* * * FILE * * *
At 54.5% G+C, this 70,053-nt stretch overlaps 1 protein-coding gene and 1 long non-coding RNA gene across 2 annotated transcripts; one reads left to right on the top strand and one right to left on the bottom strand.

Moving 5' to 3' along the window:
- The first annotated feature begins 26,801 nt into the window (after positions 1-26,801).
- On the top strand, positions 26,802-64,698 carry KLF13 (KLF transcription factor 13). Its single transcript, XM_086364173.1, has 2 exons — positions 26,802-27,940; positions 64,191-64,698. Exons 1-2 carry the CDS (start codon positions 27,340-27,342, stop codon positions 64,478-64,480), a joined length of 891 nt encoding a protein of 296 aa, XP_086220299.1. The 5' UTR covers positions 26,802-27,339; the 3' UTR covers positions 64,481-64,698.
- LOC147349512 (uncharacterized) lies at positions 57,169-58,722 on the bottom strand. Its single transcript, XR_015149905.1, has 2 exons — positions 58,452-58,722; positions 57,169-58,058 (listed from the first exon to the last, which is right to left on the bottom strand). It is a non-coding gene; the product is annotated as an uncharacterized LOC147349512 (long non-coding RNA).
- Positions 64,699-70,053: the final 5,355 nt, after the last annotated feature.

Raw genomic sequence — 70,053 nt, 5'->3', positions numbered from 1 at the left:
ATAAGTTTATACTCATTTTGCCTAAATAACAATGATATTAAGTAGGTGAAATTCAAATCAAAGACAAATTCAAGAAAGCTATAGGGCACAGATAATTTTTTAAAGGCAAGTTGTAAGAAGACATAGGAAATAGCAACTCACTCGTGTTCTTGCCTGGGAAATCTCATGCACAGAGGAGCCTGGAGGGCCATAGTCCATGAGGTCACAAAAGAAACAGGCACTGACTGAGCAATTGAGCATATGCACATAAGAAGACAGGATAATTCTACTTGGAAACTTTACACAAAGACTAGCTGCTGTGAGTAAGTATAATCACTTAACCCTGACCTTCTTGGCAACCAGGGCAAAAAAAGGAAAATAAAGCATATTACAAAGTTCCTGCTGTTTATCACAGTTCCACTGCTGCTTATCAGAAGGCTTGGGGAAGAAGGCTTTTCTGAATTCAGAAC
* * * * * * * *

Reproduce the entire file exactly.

At 54.5% G+C, this 70,053-nt stretch overlaps 1 protein-coding gene and 1 long non-coding RNA gene across 2 annotated transcripts; one reads left to right on the top strand and one right to left on the bottom strand.

Moving 5' to 3' along the window:
- The first annotated feature begins 26,801 nt into the window (after positions 1-26,801).
- On the top strand, positions 26,802-64,698 carry KLF13 (KLF transcription factor 13). Its single transcript, XM_086364173.1, has 2 exons — positions 26,802-27,940; positions 64,191-64,698. Exons 1-2 carry the CDS (start codon positions 27,340-27,342, stop codon positions 64,478-64,480), a joined length of 891 nt encoding a protein of 296 aa, XP_086220299.1. The 5' UTR covers positions 26,802-27,339; the 3' UTR covers positions 64,481-64,698.
- LOC147349512 (uncharacterized) lies at positions 57,169-58,722 on the bottom strand. Its single transcript, XR_015149905.1, has 2 exons — positions 58,452-58,722; positions 57,169-58,058 (listed from the first exon to the last, which is right to left on the bottom strand). It is a non-coding gene; the product is annotated as an uncharacterized LOC147349512 (long non-coding RNA).
- Positions 64,699-70,053: the final 5,355 nt, after the last annotated feature.

Raw genomic sequence — 70,053 nt, 5'->3', positions numbered from 1 at the left:
ATAAGTTTATACTCATTTTGCCTAAATAACAATGATATTAAGTAGGTGAAATTCAAATCAAAGACAAATTCAAGAAAGCTATAGGGCACAGATAATTTTTTAAAGGCAAGTTGTAAGAAGACATAGGAAATAGCAACTCACTCGTGTTCTTGCCTGGGAAATCTCATGCACAGAGGAGCCTGGAGGGCCATAGTCCATGAGGTCACAAAAGAAACAGGCACTGACTGAGCAATTGAGCATATGCACATAAGAAGACAGGATAATTCTACTTGGAAACTTTACACAAAGACTAGCTGCTGTGAGTAAGTATAATCACTTAACCCTGACCTTCTTGGCAACCAGGGCAAAAAAAGGAAAATAAAGCATATTACAAAGTTCCTGCTGTTTATCACAGTTCCACTGCTGCTTATCAGAAGGCTTGGGGAAGAAGGCTTTTCTGAATTCAGAAC